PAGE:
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Childhood Mental Disorders and Illnesses

Social Skills Training

Tammy Reynolds, B.A., C.E. Zupanick, Psy.D. & Mark Dombeck, Ph.D.

Our success in life is greatly determined by our social skills. We often take these skills for granted. Sometimes we are not even aware of these skills. It is easier to spot the absence of these skills, than to detect the presence of them. These skills are usually learned by observation. Many people with intellectual disabilities (ID, formerly mental retardation), have underdeveloped social skills. This is because the development of social skills relies heavily on certain intellectual abilities.

Social skills enable people to function well in any social situation. This includes work, school, and interpersonal relationships. Some examples of good social skills include:

  • Understanding and honoring the standards of dress and decorum at different social occasions;
  • The acceptable forms of social interaction for different social occasions;
  • Knowing when to make eye contact and when to avert the eyes;
  • Determining when physical contact is acceptable and what type (e.g. a handshake versus a hug);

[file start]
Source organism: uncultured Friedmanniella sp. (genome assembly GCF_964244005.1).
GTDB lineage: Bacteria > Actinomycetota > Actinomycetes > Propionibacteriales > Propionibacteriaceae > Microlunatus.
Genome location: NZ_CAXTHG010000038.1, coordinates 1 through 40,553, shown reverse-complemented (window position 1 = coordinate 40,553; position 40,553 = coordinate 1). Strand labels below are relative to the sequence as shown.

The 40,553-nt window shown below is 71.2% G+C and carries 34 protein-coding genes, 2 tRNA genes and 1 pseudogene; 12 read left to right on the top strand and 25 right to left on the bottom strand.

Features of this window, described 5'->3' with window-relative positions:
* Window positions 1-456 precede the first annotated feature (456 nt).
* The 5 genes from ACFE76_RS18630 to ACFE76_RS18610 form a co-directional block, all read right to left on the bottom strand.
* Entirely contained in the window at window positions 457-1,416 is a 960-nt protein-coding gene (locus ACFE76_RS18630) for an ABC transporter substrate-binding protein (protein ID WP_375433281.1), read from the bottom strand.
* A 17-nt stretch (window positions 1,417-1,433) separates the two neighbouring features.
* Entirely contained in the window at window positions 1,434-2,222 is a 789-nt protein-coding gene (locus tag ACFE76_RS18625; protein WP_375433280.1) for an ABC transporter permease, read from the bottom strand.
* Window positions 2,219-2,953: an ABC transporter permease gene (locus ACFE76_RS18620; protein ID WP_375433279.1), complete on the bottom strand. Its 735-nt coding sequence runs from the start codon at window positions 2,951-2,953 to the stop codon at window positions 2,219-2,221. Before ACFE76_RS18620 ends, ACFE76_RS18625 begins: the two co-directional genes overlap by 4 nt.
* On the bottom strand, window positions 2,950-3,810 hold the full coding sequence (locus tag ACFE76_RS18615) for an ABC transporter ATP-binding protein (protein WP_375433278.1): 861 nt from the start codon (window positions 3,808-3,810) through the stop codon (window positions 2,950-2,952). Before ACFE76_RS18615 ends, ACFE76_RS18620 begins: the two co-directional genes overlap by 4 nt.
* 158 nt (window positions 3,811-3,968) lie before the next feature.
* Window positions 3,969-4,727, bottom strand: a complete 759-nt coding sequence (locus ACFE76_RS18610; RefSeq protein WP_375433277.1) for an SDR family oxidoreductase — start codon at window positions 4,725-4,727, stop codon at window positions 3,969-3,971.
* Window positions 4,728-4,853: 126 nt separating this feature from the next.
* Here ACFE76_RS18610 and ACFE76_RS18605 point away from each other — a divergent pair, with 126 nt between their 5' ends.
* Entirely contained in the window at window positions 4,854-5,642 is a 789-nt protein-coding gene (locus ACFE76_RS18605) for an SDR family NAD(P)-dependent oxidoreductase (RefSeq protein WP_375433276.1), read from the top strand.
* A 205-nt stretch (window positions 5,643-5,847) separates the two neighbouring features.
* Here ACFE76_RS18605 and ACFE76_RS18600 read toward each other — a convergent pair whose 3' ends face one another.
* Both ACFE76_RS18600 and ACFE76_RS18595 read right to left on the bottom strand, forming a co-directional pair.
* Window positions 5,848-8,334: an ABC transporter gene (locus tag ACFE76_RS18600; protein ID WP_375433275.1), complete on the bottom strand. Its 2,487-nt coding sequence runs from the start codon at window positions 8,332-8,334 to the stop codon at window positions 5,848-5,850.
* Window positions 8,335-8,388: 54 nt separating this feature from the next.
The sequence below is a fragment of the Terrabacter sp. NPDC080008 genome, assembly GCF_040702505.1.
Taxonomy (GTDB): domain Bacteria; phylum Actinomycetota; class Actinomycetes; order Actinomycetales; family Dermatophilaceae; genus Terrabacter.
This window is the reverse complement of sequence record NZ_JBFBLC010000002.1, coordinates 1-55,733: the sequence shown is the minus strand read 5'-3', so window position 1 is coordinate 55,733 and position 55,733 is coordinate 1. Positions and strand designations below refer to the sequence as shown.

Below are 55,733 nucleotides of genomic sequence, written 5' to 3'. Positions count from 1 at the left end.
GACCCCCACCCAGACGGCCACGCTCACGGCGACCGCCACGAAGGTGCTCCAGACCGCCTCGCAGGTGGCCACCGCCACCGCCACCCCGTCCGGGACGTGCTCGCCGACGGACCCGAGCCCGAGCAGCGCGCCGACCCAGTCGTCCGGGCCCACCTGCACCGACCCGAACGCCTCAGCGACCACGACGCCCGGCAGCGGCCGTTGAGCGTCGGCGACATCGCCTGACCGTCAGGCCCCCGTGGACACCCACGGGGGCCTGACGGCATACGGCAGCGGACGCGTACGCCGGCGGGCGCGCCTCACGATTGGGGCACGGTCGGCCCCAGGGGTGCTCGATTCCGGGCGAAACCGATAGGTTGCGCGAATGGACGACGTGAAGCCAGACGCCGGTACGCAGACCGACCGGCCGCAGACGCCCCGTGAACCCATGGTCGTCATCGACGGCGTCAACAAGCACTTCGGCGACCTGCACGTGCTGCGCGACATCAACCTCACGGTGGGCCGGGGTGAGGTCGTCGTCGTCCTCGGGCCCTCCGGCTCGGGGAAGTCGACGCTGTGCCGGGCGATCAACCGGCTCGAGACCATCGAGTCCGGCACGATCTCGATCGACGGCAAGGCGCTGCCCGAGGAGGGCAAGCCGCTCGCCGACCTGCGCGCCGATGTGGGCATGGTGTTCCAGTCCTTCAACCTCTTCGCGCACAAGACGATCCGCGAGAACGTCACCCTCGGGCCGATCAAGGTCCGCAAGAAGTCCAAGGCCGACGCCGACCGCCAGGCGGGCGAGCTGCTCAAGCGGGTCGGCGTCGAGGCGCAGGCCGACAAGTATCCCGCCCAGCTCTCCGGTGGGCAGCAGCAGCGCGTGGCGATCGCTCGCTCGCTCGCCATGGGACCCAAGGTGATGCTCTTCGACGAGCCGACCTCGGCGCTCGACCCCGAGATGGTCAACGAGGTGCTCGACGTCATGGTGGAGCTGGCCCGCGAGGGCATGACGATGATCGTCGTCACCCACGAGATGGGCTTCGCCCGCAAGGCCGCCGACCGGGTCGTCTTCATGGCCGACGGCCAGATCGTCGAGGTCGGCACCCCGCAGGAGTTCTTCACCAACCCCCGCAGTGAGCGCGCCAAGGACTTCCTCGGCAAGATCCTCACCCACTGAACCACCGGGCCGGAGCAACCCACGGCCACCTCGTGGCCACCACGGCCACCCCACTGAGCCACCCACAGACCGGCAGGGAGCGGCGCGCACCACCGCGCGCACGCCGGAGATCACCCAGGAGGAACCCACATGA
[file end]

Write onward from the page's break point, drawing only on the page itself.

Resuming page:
• Being able to politely start and stop conversations;
  • Being able to make small talk;
  • Understanding how to notice and respond to non-verbal body language;
  • Appreciating social nuance such as sarcasm and humor;
  • Understanding the differences between literal and figurative speech;
  • Being able to express feelings and respond to the feelings of others.

Social skills are closely linked with language and communications skills. Effective communication involves the accurate use and interpretation of both verbal and nonverbal communication. It includes the ability to understand non-literal, figurative speech. For example, the weather is a popular way to make small talk. Suppose someone steps into an elevator and says, "It's raining cats and dogs out there." People might begin to nod or laugh with amusement. However, someone with an ID might become horrified. They might begin crying imagining cats and dogs dropping from the sky. They do not understand this non-literal figure of speech.

Good social skills also require behavioral management skills. For example, impulses must be kept under control across a wide variety of social situations. Self-care and grooming skills must be demonstrated. People with IDs often need to be explicitly taught behavioral management skills. For instance, they must learn to refrain from talking out of turn. They also need to speak at the appropriate volume when conversing. When provided direction, they learn to follow rules and social conventions. For example, with proper coaching, they know it is correct to wait in line to purchase a ticket.

Social skills are taught in a kinesthetic manner. This means that individuals learn by doing. They repeatedly practice proper social interactions in a step-by-step manner. The process of repetition helps solidify social skills. Examples of this stepwise learning are provided in the Applied Behavioral Analysis section.